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Govardhan Parikrama in Mathura

Govardhan, falling within the Mathura-Vrindavan pilgrimage circuit, is a narrow sandstone hill, located about 26 kms west of Mathura town. It is accorded the same sacred status as Braj Bhoomi in the worship of Krishna or the Vaishnava sect of Hinduism. Govardhan, also known as Giriraj (the term ‘giri’ refers to a hill or hillock), is at the heart of Braj Bhoomi and is worshipped as a natural formed appendage of Lord Krishna. Hence, traditionally devout and conservative Vaishnavas do not even step on the hill because it is considered an alter form or Krishna.

Govardhan Parikrama Details

The name ‘Govardhan’ can be translated to provide two different meanings or connotations. ‘Go’ or ‘Gau’ means cow and ‘bardhana’ means nursery or ‘to nurse’. So, in the context of Krishna worship, it means the land that nursed and nourished the cows of Vrindavan and Gokul. Krishna’s foster parents came from families of cowherds settled along the Yamuna for their livelihood.

Govardhan is also used in connotation to mean ‘increase in senses’, as when referring to the heightened bliss and enchantment devotees feel in the magical presence of Krishna; the Bhakti rasa that transcends all earthly connections.

Govardhan was re-discovered by Chaitanya Mahaprabhu during his visit to Braj Bhoomi in 1515 AD and he was immediately struck by the similarity of the shape of the bill to a peacock curving and bending its head down to nuzzle its throat. Traditionally, images of Krishna are depicted in the ‘tribhanga’ posture, or head bent slightly forward and to the side playing the flute with one leg crossed on the other, literally bending his body at three angles.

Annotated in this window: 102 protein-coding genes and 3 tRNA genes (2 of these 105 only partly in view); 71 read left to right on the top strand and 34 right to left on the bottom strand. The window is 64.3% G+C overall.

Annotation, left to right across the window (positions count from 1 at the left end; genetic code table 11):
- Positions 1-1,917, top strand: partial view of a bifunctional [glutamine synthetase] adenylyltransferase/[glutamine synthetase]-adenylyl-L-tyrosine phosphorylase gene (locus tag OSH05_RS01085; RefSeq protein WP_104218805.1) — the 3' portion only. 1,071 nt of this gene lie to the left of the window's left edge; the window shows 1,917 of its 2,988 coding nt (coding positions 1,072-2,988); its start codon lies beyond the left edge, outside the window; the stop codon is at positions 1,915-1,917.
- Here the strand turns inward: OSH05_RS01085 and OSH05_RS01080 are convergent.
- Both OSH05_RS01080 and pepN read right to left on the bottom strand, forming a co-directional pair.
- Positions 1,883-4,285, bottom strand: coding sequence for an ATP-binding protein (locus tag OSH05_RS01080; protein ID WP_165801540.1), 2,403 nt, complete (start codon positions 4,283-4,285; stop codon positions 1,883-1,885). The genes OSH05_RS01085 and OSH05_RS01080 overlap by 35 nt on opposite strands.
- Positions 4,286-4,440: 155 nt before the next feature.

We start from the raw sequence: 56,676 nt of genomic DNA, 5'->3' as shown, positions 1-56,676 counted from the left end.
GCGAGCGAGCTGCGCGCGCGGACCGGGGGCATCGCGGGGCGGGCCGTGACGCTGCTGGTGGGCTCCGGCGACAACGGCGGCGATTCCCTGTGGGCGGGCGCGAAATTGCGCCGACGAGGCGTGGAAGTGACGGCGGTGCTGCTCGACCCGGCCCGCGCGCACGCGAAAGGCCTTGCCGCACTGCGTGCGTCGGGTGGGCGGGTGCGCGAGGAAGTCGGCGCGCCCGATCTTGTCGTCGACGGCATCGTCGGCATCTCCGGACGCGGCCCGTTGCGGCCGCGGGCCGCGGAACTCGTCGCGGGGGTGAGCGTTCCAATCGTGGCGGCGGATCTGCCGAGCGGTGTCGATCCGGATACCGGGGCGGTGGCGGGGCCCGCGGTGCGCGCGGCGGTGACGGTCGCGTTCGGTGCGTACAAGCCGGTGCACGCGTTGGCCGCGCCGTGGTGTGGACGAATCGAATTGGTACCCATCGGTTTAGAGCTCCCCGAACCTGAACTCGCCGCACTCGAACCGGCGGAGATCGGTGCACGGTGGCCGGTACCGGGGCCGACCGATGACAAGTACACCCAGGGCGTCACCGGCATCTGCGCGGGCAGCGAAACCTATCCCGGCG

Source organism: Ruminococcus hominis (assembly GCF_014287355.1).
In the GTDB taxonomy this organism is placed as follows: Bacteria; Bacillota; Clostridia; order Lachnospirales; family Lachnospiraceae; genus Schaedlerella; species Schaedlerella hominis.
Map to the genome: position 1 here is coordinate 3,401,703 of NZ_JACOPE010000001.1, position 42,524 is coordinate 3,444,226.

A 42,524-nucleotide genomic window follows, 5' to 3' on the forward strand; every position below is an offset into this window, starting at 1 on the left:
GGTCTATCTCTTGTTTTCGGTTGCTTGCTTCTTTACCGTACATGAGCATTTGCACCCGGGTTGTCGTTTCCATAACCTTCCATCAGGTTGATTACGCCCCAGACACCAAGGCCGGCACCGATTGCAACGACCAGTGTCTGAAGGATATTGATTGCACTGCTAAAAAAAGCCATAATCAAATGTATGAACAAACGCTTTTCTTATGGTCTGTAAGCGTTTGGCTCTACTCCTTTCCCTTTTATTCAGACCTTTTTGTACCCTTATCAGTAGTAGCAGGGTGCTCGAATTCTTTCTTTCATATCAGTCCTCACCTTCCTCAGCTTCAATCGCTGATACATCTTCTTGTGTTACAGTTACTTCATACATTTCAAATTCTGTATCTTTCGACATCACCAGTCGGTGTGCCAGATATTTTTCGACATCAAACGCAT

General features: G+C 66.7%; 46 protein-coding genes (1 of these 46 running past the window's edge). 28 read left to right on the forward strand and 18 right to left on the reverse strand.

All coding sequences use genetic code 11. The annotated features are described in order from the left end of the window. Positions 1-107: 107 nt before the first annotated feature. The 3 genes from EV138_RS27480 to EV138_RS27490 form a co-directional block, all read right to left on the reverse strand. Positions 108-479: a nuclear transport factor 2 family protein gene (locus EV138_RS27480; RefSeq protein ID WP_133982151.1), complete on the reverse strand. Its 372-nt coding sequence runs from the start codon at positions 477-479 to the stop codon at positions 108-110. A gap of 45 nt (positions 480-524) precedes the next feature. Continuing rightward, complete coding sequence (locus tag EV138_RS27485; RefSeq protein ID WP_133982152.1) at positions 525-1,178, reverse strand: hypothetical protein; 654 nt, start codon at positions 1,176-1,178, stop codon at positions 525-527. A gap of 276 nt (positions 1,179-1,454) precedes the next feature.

Govardhan Parikrama Legend

The Govardhan hill, in its present state, is only 80 feet (25 metres) high but has a wide base, probably giving credence to the legend that says that Govardhan was cursed to sink into the earth at the ‘dimension of a mustard seed’ everyday. Whether this has scientific relevance is hard to prove, but believers record that with the waters of the Yamuna receding each year, so is the height of Govardhan proportionately decreasing as visibility from surrounding areas has reduced considerably.

Legends Surrounding Govardhan Hill


The Adi Varaha Purana, during the time of Rama and his conquest of Lanka to bring Sita back, talks about the ‘vanaraseva’ building the bridge across the sea to Lanka. Hanuman was given the duty of bringing rocks and stones to make the bridge. As he was flying with the Govardhan hill which he had uprooted from Uttaranchal, he heard a divine voice letting him know that the bridge was complete and no more rocks were needed. As Hanuman set Govardhan down where Vrindavan is now, Giriraj (Govardhan) lamented the fact that he would not have the honour of Lord Rama’s feet touching him allowing him to receive the blessings. When Rama heard about this, he replied that he would hold Govardhan on his finger during the Dvapara Yug and accord him a status greater than Lord Indra. During the Dvapara Yug, Lord Rama who is also a Vishnu avatar took birth in the land of the Yadavas (cowherds) as Krishna, according Govardhan its iconic status as the centre of Braj Bhoomi and as Giriraj.